Charles De Koninck’s first doctoral student, Fr. Patrice Robert, OFM, published his dissertation on St. Bonaventure’s hylomorphism as a book, Hylemorphisme et devenir chez Saint Bonaventure, for which De Koninck wrote a brief preface. In it, De Koninck contrasts contemporary approaches to the problem of becoming and the discovery of the hylomorphic composition of substances with the true origins of the problem as found in “the great masters” such as Bonaventure and Thomas. De Koninck also notes a relevant philosophical alternative to the hylomorphic solution, the system of Henri Bergson. The preface is particularly interesting because it features the same approach to the problem of becoming that De Koninck favors in The Cosmos, which he has drafting at the same time as this shorter work on behalf of his student. The preface also features De Koninck’s early opinion on the formal separation between the philosophy of nature and the natural sciences, following his dissertation director Fernand Renoirte and Jacques Maritain. This accounts for the remarkable statement that hylomorphism, dynamism, and atomism are all true depending upon one’s point of departure.
- Charles De Koninck, “Preface,” in Patrice Robert, OFM, Hylemorphisme et devenir chez Saint Bonaventure, pp. ix–xv (Les Éditions de la Librairie Saint-François: Montréal, 1936). (The translation marks the page breaks in brackets.)
Hylomorphism is nothing other than the Peripatetic response to the problem of becoming as it has been posed from Heraclitus all the way to Bergson. But this central thesis of the philosophy of nature has undergone many vicissitudes in the course of history. For a long time confused with scientific theories concerning the structure of matter, most of our manuals still present it today in a hardly recognizable way. Its presentation is jumbled with poorly interpreted givens from formally experimental theories and used in a way that denotes the confusion of two profoundly distinct points of view—that of the philosopher and that of the physicist—points of view based on two specifically different types of abstraction. One persists in dragging onto the scene a phenomenon such as the electrolysis of the water as an example, if not as proof, of the hylomorphic composition of bodies. If we persist in confusing the two domains in this way, the anxiety of some contemporary scholastics before the new theories which reveal to us the atomic and energetic character of the fundamental entities of the physical world will be well founded. If the hylomorphism were to be established on the data of experimental [x] science, dynamism and atomism would certainly get the better of the argument against him. It is remarkable, however, that these three theories are today true at the same time, depending upon the point of view adopted.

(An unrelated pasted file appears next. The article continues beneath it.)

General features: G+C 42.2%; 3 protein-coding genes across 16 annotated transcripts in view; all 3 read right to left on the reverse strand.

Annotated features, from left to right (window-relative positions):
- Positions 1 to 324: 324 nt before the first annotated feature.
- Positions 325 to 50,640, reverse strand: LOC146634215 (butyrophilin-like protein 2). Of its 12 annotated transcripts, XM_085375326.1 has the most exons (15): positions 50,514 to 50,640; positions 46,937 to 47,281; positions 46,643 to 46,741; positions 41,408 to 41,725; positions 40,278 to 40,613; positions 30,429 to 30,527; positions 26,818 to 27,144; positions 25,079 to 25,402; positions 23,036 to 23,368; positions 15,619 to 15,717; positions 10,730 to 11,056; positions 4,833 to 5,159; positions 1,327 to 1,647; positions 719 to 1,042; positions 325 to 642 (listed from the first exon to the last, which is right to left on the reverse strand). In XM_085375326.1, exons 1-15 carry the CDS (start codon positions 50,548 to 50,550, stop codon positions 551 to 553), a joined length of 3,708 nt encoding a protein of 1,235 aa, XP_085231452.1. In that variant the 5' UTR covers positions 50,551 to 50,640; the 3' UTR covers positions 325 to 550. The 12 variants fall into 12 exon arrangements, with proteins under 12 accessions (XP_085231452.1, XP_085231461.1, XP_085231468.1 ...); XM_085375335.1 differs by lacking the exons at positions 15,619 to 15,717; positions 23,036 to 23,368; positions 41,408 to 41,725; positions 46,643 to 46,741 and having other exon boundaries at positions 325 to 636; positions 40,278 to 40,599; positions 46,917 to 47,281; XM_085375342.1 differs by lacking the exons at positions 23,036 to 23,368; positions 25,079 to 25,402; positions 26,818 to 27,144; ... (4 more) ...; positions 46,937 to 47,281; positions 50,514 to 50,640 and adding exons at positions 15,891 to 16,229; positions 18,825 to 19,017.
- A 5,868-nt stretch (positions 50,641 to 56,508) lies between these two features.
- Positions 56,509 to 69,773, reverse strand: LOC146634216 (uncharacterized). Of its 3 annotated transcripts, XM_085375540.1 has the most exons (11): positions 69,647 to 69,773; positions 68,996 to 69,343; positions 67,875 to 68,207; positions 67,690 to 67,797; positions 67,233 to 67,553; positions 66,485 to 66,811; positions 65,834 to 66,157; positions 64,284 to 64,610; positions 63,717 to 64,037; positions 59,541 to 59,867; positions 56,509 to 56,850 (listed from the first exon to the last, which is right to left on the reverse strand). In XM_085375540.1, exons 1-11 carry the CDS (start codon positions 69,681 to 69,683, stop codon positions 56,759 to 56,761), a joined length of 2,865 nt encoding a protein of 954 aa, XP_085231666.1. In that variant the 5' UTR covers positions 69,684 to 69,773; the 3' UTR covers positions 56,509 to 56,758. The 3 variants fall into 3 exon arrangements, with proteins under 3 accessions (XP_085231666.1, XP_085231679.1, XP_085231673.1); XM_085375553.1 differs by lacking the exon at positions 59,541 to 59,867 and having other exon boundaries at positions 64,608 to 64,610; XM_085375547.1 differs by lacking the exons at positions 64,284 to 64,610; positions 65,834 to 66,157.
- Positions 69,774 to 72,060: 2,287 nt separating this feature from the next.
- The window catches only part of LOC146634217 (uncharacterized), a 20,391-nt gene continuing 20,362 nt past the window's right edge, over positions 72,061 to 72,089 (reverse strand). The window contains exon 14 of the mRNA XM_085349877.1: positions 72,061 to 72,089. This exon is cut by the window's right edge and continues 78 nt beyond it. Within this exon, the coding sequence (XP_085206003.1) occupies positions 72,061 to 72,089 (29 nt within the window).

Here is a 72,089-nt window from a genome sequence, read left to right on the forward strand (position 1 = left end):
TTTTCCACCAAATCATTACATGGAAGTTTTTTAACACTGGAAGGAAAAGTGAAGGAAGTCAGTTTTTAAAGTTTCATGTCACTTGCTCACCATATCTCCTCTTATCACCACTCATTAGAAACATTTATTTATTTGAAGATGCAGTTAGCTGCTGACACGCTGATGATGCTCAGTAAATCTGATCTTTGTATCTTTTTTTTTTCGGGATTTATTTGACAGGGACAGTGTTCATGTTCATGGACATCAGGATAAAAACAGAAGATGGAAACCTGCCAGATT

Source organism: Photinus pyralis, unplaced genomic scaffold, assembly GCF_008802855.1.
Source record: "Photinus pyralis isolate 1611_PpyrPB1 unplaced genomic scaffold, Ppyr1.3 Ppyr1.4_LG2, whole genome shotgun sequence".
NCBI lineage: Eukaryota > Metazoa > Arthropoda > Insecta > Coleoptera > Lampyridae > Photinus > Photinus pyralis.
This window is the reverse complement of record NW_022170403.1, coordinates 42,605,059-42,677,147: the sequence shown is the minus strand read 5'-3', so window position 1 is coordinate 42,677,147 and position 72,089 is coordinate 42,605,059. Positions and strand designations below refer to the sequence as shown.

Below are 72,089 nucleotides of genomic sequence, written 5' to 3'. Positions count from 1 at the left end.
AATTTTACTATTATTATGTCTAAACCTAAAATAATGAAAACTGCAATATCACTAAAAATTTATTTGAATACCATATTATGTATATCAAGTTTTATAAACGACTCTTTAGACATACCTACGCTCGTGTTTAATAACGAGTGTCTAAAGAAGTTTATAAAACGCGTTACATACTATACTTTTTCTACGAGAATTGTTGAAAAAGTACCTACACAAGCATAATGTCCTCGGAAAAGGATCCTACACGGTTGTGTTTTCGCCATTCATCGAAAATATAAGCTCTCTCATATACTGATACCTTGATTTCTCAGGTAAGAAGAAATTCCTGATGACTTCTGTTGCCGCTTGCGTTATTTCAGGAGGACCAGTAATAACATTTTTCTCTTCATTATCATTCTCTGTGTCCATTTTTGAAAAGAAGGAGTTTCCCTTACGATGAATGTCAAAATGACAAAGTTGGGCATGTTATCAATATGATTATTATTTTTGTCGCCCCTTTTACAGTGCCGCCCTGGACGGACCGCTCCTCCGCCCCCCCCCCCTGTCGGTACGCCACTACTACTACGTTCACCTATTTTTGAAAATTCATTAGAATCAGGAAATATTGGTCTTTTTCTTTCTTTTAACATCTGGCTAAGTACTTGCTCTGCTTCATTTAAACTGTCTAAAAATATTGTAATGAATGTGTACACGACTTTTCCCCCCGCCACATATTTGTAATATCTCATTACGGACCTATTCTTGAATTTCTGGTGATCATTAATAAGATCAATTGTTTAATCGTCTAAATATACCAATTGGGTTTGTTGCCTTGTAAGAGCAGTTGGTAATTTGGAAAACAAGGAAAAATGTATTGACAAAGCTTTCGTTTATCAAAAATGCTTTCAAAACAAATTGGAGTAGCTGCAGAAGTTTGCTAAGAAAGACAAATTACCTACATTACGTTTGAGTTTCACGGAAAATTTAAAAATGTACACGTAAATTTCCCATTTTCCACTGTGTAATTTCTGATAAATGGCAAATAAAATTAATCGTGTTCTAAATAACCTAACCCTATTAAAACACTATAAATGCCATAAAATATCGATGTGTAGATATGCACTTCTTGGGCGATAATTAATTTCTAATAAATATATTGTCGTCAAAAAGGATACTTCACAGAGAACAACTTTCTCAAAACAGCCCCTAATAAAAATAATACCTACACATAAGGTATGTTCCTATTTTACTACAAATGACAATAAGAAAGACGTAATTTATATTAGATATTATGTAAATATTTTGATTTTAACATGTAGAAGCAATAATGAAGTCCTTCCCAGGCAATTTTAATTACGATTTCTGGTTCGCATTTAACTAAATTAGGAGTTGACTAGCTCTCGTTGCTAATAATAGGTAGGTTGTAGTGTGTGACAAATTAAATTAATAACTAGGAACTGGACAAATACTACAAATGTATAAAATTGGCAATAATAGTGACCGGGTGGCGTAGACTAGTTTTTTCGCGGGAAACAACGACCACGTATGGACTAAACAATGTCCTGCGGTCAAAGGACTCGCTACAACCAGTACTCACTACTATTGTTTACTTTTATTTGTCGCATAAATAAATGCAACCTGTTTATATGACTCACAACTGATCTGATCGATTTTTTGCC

Even those who are the least acquainted with the method proper to the experimental sciences are most eager to fall into such compromises. No doubt, they would be more at ease if one day the physicists taught us that, in fact, there does exist some first matter. In the meantime, the hylomorphic solution has dropped out of the sky, a solution to a problem not posed from the point of view of the philosophy of nature. May one point out that defending this thesis seems justified in our philosophical treatises only due to theological needs? That hylomorphism seems to be of interest only as a criticism of atomism and dynamism?
The neglect of the problem solved by hylomorphism is still evident in the scholastic criticisms of Bergsonianism, which are always made from a metaphysical point of view, whereas that system is essentially a philosophy of nature, whatever may be true of the personal aims of its author. From there the ineffectiveness of these criticisms derives, so it seems. The central problem of Bergson’s system is that of duration. At any rate, can we say that Bergson sees a problem here? Does its solution not consist above all in demonstrating that duration poses a false problem, and that any attempt at a solution must fail? Does not successive [xi] and continuous duration prevent us from reifying under each motion a substratum of immobility? A being which endures successively and continuously is a being which changes in one respect and does not chance in another respect. It is well known that this apparent contradiction cannot be resolved by splitting the motion into two parts: an immobile substrate upon which glides some change. Such a solution would be only conceal the apparent contradiction by another cruder and clearer one. But the principles which ought to permit us to understand that the Bergson who wrote L’Évolution Créatrice and the one who wrote Les Deux Sources are the same while being other, should they be called “things”? If yes, we will be forced to find in this apparent contradiction (which implies things which endure) a purely epistemological explanation.
Such a solution could satisfy a mind which, from the beginning, encloses itself in a psychological domain. But the scholastics did not refuse the primacy of reality over our knowledge, and they sought the solution to the problem of becoming on the side of the real and on its terms. They did not reify the immobile substrate. Form, the real co-principle of the essence (which in Thomism is nothing other than the principle of being) maintains the identity and not the existence of the subject, and it is not a thing which remains. Likewise, the prime matter which permits the essence to successively and continuously receive existence is not [xii] some further thing. Yet is not all this absurd in a philosophy which, despite its realist intentions, seems to attribute to psychology the role of supreme wisdom?